With powerful software, you can build intelligence and decision-making capabilities into the instrument so that it adapts when measured signals change inadvertently or when more or less processing power is required.
An important advantage that software provides is modularity. When dealing with a large project, engineers and scientists generally approach the task by breaking it down into functional solvable units. These subtasks are more manageable and easier to test, given the reduced dependencies that might cause unexpected behavior. You can design a virtual instrument to solve each of these subtasks, and then join them into a complete system to solve the larger task. The ease with which you can accomplish this division of tasks depends greatly on the underlying architecture of the software.
A virtual instrument is not limited or confined to a stand-alone PC. In fact, with recent developments in networking technologies and the Internet, it is more common for instruments to use the power of connectivity for the purpose of task sharing. Typical examples include supercomputers, distributed monitoring and control devices, as well as data or result visualization from multiple locations.
LabVIEW is an integral part of virtual instrumentation because it provides an easy-to-use application development environment designed specifically with the needs of engineers and scientists in mind. LabVIEW offers powerful features that make is easy to connect to a wide variety of hardware and other software.
One of the most powerful features that LabVIEW offers engineers and scientists is its graphical programming environment. With LabVIEW, you can design custom virtual instruments by creating a graphical user interface on the computer screen through which you
You can customize front panels with knobs, buttons, dials, and graphs to emulate control panels of traditional instruments, create custom test panels, or visually represent the control and operation of processes. The similarity between standard flow charts and graphical programs shortens the learning curve associated with traditional, text-based languages.
You determine the behavior of the virtual instruments by connecting icons together to create block diagrams, which are natural design notations for scientists and engineers. With graphical programming, you can develop systems more rapidly than with conventional programming languages, while retaining the power and flexibility needed to create a variety of applications.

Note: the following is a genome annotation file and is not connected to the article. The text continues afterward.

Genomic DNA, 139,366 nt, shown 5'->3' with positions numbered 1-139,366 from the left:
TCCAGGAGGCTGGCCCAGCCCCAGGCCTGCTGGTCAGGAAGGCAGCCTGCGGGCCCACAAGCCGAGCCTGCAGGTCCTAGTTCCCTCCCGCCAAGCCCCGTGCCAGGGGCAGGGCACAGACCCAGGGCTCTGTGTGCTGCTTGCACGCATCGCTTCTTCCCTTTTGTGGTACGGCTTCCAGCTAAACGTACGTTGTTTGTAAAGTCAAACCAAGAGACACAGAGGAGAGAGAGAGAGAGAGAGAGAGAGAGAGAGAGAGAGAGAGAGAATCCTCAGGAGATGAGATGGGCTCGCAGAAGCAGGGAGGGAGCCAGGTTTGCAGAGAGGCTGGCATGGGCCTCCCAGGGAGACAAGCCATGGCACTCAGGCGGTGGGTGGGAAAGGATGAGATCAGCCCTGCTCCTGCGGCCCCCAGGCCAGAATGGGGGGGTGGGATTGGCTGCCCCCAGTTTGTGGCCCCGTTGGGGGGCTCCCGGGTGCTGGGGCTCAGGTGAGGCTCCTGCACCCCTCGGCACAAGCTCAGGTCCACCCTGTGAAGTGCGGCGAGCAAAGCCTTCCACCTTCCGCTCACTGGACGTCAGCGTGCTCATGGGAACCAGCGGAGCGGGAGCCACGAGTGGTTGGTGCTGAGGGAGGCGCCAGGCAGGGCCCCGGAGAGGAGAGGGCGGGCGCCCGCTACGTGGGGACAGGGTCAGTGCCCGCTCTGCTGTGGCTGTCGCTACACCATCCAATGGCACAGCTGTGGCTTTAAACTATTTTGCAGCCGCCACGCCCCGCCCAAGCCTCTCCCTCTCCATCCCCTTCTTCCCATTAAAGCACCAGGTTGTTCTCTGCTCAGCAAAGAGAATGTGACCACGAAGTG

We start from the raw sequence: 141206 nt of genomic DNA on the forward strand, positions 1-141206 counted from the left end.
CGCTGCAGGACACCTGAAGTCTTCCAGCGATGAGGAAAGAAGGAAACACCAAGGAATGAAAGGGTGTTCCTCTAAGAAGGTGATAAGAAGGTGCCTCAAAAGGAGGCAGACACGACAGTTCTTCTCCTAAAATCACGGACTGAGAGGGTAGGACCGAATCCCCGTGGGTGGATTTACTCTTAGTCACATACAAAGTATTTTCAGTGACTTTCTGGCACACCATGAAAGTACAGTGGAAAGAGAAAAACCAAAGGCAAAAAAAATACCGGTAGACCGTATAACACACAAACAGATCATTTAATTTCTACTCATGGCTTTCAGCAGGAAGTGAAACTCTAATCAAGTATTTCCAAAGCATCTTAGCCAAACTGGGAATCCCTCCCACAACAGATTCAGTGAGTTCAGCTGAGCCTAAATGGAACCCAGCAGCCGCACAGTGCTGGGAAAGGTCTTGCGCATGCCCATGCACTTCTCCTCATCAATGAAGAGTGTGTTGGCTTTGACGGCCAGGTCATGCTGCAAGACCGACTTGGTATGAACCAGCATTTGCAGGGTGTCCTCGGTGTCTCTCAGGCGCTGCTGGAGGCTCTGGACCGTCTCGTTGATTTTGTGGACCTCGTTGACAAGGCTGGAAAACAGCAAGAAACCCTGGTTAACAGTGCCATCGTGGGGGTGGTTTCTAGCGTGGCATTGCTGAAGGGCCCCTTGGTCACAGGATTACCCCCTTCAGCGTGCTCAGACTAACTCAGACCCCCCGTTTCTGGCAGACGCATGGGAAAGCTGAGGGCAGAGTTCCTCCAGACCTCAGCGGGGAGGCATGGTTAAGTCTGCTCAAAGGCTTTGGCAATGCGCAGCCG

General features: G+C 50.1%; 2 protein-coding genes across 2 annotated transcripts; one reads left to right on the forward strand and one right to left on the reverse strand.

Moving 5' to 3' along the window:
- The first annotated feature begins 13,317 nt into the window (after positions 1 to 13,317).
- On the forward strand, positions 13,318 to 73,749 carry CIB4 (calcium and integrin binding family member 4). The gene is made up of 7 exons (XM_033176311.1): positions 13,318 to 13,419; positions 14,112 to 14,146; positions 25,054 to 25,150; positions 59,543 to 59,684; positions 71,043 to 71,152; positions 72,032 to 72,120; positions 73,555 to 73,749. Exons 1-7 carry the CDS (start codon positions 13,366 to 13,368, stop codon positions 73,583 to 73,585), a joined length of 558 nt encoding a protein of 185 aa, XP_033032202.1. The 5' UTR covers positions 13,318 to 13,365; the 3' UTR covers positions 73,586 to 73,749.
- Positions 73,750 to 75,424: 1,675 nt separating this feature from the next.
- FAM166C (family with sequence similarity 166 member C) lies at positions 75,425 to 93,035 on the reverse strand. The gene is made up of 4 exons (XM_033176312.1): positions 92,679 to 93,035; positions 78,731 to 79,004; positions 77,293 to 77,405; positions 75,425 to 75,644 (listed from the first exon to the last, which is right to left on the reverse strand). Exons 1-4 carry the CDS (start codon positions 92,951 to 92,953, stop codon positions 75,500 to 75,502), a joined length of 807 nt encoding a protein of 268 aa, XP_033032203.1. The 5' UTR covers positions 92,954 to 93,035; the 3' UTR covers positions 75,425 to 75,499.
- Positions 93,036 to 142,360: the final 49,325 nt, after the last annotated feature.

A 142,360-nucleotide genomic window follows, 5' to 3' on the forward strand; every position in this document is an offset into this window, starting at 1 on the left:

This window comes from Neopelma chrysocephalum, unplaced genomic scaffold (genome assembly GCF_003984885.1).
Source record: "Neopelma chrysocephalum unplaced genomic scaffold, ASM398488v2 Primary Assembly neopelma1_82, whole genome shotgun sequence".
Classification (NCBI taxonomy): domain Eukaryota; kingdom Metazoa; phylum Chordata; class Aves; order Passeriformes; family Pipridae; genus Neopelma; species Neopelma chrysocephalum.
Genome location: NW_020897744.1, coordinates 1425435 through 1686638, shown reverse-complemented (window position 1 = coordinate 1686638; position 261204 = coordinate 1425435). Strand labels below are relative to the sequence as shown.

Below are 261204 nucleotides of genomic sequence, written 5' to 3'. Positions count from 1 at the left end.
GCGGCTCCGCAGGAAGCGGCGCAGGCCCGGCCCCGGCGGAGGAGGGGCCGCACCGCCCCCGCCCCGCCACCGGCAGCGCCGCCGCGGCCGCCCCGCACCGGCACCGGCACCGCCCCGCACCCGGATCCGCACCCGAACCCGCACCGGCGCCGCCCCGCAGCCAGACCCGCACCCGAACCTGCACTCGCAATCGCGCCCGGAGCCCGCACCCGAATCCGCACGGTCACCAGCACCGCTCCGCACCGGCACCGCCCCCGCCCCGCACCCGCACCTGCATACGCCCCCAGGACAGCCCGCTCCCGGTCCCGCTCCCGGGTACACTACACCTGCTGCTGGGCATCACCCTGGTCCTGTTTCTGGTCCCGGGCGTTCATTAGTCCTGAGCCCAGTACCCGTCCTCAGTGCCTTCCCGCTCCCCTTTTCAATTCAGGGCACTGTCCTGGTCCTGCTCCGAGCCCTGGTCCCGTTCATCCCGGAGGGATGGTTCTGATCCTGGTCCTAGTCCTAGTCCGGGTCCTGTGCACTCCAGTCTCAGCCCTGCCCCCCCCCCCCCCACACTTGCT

Connectivity and Instrument Control
Virtual instrumentation software productivity comes about because the software includes built-in knowledge of hardware integration. Designed to create test, measurement, and control systems, virtual instrumentation software includes extensive functionality for I/O of almost any kind.
LabVIEW has ready-to-use libraries for integrating stand-alone instruments, data acquisition devices, motion control and vision products, GPIB/IEEE 488 and serial/RS-232 devices, and PLCs, among others, to build a complete measurement and automation solution. LabVIEW also incorporates major instrumentation standards such as VISA, an interoperable standard for GPIB, serial, and VXI instrumentation; PXI and software and hardware based on the PXI Systems Alliance CompactPCI standard; IVI interchangeable virtual instrument drivers; and VXIplug&play, a driver standard for VXI instruments.
Although LabVIEW provides the tools required for most applications, LabVIEW also is an open development environment. Standardization of software relies greatly on the ability of the package you select to work well with other software, measurement and control hardware, and open standards, which define interoperability between multiple vendors. By selecting software that meets these criteria, you ensure that the company and applications take advantage of the products offered by several suppliers. In addition, conforming to open commercial standards reduces overall system cost.
A large number of third-party hardware and software vendors develop and maintain hundreds of LabVIEW libraries and instrument drivers to help you easily use their products with LabVIEW. However, this is not the only way to provide connectivity to LabVIEW-based applications. LabVIEW offers simple ways to incorporate ActiveX software, dynamic link libraries (DLLs), and shared libraries from other tools. In addition, you can share LabVIEW code as a DLL, built executable, or using ActiveX.
LabVIEW also offers a full range of options for communications and data standards, such as TCP/IP, OPC, SQL database connectivity, and XML data formats.
Reduces Cost and Preserves Investment
Because you can use a single computer equipped with LabVIEW for countless applications and purposes, it is a versatile product. It is not only versatile but also extremely cost-effective. Virtual instrumentation with LabVIEW proves to be economical, not only in the reduced development costs but also in its preservation of capital investment over a long period of time. As your needs change, you can modify systems easily without the need to buy new equipment. You can create complete instrumentation libraries for less than the cost of a single traditional, commercial instrument.
The majority of computer systems use some variation of the Microsoft Windows operating system. Nevertheless, other options offer clear advantages for certain types of applications. Real-time and embedded development continues to grow rapidly in most industries, as computing power is packaged into smaller and more specialized packages. Minimizing losses resulting from changing to new platforms is important and choosing the right software for this purpose is a key factor.